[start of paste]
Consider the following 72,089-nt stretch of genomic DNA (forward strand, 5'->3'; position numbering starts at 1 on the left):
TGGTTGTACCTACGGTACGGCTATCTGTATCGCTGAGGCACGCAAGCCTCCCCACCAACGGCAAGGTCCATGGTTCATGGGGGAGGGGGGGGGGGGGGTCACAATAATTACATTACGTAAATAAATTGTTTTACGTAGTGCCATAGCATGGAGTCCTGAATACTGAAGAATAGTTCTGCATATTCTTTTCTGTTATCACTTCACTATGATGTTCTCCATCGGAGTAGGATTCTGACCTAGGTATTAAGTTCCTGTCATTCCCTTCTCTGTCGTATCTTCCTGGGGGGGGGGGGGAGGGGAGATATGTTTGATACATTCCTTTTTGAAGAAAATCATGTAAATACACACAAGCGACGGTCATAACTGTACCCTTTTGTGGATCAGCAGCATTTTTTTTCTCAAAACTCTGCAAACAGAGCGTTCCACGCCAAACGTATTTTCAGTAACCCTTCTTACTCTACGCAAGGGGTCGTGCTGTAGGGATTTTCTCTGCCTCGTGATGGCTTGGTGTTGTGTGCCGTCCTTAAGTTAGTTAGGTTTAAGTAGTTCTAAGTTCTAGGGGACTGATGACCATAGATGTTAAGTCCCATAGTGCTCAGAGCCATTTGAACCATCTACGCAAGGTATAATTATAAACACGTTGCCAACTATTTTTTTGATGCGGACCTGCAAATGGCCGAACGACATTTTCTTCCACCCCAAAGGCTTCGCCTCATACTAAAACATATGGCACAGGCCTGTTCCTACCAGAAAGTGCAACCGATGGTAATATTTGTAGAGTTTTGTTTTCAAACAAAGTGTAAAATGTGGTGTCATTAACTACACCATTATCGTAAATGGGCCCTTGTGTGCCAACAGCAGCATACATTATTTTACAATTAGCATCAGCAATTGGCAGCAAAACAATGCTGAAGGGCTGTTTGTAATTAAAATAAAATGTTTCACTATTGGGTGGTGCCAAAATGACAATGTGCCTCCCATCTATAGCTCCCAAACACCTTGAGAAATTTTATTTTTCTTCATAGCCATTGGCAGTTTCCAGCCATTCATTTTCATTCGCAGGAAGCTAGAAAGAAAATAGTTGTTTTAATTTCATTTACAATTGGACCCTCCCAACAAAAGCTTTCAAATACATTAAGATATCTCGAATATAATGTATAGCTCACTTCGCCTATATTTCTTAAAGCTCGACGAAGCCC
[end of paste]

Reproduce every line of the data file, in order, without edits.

Consider the following 72,089-nt stretch of genomic DNA (forward strand, 5'->3'; position numbering starts at 1 on the left):
TGGTTGTACCTACGGTACGGCTATCTGTATCGCTGAGGCACGCAAGCCTCCCCACCAACGGCAAGGTCCATGGTTCATGGGGGAGGGGGGGGGGGGGGTCACAATAATTACATTACGTAAATAAATTGTTTTACGTAGTGCCATAGCATGGAGTCCTGAATACTGAAGAATAGTTCTGCATATTCTTTTCTGTTATCACTTCACTATGATGTTCTCCATCGGAGTAGGATTCTGACCTAGGTATTAAGTTCCTGTCATTCCCTTCTCTGTCGTATCTTCCTGGGGGGGGGGGGGAGGGGAGATATGTTTGATACATTCCTTTTTGAAGAAAATCATGTAAATACACACAAGCGACGGTCATAACTGTACCCTTTTGTGGATCAGCAGCATTTTTTTTCTCAAAACTCTGCAAACAGAGCGTTCCACGCCAAACGTATTTTCAGTAACCCTTCTTACTCTACGCAAGGGGTCGTGCTGTAGGGATTTTCTCTGCCTCGTGATGGCTTGGTGTTGTGTGCCGTCCTTAAGTTAGTTAGGTTTAAGTAGTTCTAAGTTCTAGGGGACTGATGACCATAGATGTTAAGTCCCATAGTGCTCAGAGCCATTTGAACCATCTACGCAAGGTATAATTATAAACACGTTGCCAACTATTTTTTTGATGCGGACCTGCAAATGGCCGAACGACATTTTCTTCCACCCCAAAGGCTTCGCCTCATACTAAAACATATGGCACAGGCCTGTTCCTACCAGAAAGTGCAACCGATGGTAATATTTGTAGAGTTTTGTTTTCAAACAAAGTGTAAAATGTGGTGTCATTAACTACACCATTATCGTAAATGGGCCCTTGTGTGCCAACAGCAGCATACATTATTTTACAATTAGCATCAGCAATTGGCAGCAAAACAATGCTGAAGGGCTGTTTGTAATTAAAATAAAATGTTTCACTATTGGGTGGTGCCAAAATGACAATGTGCCTCCCATCTATAGCTCCCAAACACCTTGAGAAATTTTATTTTTCTTCATAGCCATTGGCAGTTTCCAGCCATTCATTTTCATTCGCAGGAAGCTAGAAAGAAAATAGTTGTTTTAATTTCATTTACAATTGGACCCTCCCAACAAAAGCTTTCAAATACATTAAGATATCTCGAATATAATGTATAGCTCACTTCGCCTATATTTCTTAAAGCTCGACGAAGCCC